Do you have a work in progress just now?
I sure do. I am working on a book called ‘The Lies She Told’ and it’s the story of a single father called Ryan who discovers a letter belonging to his late wife, which has devastating consequences for him and his entire family. I had started it earlier in the year but we were broken into and my laptop was stolen. I lost some of the work because I didn’t have it backed up properly (lesson to everyone out there!) so I wasn’t able to face looking at it there for a while because I was afraid of seeing how much work had been lost but I’m getting stuck into it again.
What’s your favourite book you’ve read so far this year? Or favourite three if you really can’t choose!
‘The Last Days of Rabbit Hayes’ by Anna McPartlin and ‘I let you go’ by Clare Mackintosh were both great reads.
What are you reading just now?
I am reading ‘Lila’ by Marilynne Robinson. I was intrigued purely because I have a daughter called Lila.
Tell me about your reading habits: book or kindle, bed or bath, morning or evening?
I read every night in bed before I go to sleep. I actually can’t sleep if I don’t read; it’s my trigger to switch off from the day. I do have a Kindle but I find I tend to forget about the books that I have bought on it so they tend to sit there in favour of my towering to-be-read pile of paperbacks.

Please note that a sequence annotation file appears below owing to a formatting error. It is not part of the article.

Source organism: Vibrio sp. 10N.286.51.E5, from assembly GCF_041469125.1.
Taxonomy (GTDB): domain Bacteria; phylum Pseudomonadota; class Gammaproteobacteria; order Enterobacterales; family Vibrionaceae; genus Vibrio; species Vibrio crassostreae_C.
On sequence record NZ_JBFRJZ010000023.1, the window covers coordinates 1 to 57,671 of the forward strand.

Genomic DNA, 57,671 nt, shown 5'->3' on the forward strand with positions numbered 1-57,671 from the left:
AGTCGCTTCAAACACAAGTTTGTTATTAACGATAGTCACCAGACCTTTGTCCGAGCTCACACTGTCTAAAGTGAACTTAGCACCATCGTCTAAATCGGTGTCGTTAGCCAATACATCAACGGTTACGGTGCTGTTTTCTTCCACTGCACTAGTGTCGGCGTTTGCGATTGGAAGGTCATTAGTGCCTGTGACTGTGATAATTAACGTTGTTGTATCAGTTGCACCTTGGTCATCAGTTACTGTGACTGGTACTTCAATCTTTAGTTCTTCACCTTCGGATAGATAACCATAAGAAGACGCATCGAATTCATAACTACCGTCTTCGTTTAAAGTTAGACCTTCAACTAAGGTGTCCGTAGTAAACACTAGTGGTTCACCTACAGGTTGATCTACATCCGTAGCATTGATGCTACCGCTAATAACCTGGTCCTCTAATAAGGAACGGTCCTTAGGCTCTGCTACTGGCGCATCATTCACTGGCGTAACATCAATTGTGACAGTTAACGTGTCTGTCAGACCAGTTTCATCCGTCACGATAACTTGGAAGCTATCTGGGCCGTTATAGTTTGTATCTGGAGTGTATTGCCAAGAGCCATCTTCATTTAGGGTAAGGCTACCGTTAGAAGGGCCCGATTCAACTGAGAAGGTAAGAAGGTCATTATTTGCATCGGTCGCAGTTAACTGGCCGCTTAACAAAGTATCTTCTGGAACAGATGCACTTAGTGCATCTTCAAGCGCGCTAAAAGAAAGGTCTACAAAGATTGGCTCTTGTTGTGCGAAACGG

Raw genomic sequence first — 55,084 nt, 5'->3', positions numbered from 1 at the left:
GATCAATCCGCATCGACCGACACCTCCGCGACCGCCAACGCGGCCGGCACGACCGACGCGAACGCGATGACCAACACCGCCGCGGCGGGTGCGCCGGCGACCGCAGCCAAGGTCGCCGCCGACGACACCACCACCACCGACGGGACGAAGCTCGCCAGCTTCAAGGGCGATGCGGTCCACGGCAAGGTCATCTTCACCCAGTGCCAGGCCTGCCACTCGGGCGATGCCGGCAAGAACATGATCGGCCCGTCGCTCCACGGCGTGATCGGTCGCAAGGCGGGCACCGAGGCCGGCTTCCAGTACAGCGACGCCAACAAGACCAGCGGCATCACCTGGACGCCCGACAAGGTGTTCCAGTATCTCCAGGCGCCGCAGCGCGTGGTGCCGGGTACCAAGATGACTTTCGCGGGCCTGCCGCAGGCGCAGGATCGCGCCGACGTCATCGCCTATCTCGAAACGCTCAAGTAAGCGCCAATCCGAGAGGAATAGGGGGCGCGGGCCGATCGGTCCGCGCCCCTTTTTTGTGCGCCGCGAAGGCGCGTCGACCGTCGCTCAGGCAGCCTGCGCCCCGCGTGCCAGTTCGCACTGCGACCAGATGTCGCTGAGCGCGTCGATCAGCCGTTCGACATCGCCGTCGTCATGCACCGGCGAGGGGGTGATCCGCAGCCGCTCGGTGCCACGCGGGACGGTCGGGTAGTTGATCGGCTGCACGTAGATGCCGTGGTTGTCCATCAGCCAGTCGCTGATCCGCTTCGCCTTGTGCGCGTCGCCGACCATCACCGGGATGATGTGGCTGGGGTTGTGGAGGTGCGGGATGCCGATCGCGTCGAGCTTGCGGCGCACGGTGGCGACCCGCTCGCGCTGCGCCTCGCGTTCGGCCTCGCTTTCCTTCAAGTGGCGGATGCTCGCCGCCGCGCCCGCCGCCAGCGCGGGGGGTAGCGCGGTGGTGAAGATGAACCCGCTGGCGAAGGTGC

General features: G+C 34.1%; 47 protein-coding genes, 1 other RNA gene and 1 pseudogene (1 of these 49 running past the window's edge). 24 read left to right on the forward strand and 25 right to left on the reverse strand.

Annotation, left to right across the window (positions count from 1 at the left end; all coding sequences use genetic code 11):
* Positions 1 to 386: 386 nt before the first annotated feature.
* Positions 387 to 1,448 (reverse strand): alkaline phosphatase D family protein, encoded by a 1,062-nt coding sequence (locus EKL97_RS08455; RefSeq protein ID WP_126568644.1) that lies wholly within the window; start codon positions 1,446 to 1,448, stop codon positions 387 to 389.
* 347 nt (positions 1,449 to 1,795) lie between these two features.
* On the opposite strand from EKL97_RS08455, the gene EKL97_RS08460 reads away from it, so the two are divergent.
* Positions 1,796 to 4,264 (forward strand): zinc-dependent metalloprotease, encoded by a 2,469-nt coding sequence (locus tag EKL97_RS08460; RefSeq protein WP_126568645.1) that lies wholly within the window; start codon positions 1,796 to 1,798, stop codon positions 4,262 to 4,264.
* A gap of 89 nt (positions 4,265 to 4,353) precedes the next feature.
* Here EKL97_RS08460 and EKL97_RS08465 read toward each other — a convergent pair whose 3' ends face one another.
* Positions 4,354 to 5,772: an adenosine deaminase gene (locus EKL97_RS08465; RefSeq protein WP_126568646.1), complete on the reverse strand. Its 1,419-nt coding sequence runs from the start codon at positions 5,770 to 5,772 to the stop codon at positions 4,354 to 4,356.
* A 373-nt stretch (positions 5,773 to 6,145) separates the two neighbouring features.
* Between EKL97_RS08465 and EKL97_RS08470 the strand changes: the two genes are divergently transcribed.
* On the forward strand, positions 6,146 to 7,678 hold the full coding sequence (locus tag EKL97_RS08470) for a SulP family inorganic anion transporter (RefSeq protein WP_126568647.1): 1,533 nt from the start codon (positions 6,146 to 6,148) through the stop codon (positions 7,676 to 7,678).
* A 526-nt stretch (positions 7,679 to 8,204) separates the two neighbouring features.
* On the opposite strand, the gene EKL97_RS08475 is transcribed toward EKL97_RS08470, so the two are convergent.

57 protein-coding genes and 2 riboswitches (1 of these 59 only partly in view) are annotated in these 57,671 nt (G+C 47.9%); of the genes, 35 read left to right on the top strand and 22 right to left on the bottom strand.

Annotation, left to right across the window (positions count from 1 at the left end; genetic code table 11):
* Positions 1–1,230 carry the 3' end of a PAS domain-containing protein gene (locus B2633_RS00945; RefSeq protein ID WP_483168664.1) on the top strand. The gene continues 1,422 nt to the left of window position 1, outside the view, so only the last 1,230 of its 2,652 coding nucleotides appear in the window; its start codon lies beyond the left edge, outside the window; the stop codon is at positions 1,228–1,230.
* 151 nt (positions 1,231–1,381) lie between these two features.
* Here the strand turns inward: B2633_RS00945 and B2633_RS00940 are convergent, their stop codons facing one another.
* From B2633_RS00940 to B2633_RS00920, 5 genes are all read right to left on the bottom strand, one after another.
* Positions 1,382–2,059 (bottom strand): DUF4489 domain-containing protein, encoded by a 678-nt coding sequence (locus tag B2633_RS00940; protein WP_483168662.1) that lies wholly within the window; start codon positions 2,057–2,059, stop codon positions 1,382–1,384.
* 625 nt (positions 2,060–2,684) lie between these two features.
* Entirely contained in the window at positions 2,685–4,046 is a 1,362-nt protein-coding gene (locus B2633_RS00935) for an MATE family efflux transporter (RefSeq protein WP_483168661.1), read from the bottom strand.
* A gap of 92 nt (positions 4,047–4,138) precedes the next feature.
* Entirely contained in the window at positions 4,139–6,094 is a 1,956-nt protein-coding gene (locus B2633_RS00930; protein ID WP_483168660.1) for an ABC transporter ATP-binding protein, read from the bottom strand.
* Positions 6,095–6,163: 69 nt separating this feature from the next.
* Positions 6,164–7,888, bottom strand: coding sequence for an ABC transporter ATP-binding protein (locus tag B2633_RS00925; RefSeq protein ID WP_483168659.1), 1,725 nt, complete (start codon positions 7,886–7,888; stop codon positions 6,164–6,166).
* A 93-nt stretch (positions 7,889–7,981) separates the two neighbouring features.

How can people follow you or connect with you on social media?
My website is http://www.carolinefinnerty.ie and on Twitter I’m @cfinnertywriter and on Facebook http://www.facebook.com/carolinefinnertybooks I also now have an Instagram addiction to add to the list where I am @carolinefinnerty
And finally, if you could be a character in any book you have read, who would it be and why?
I think it would have to be Cecilia from ‘The Husband’s Secret’ although without the husband-having-a-secret bit. I’m very jealous of how organised and perfectly structured her life was and I have a secret love of Tupperware.
4 thoughts on “Around the World with Book Connectors and Trip Fiction – Ireland”
Such a great review, thank you. It is interesting the nature/nurture debate and the ever moving dynamics within family relationships…
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Sounds like a great read – 🙂
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I think your review turned into an essay because the book sparked such a chord. Nature vs nurture really is an interesting one…
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It really is a fascinating topic.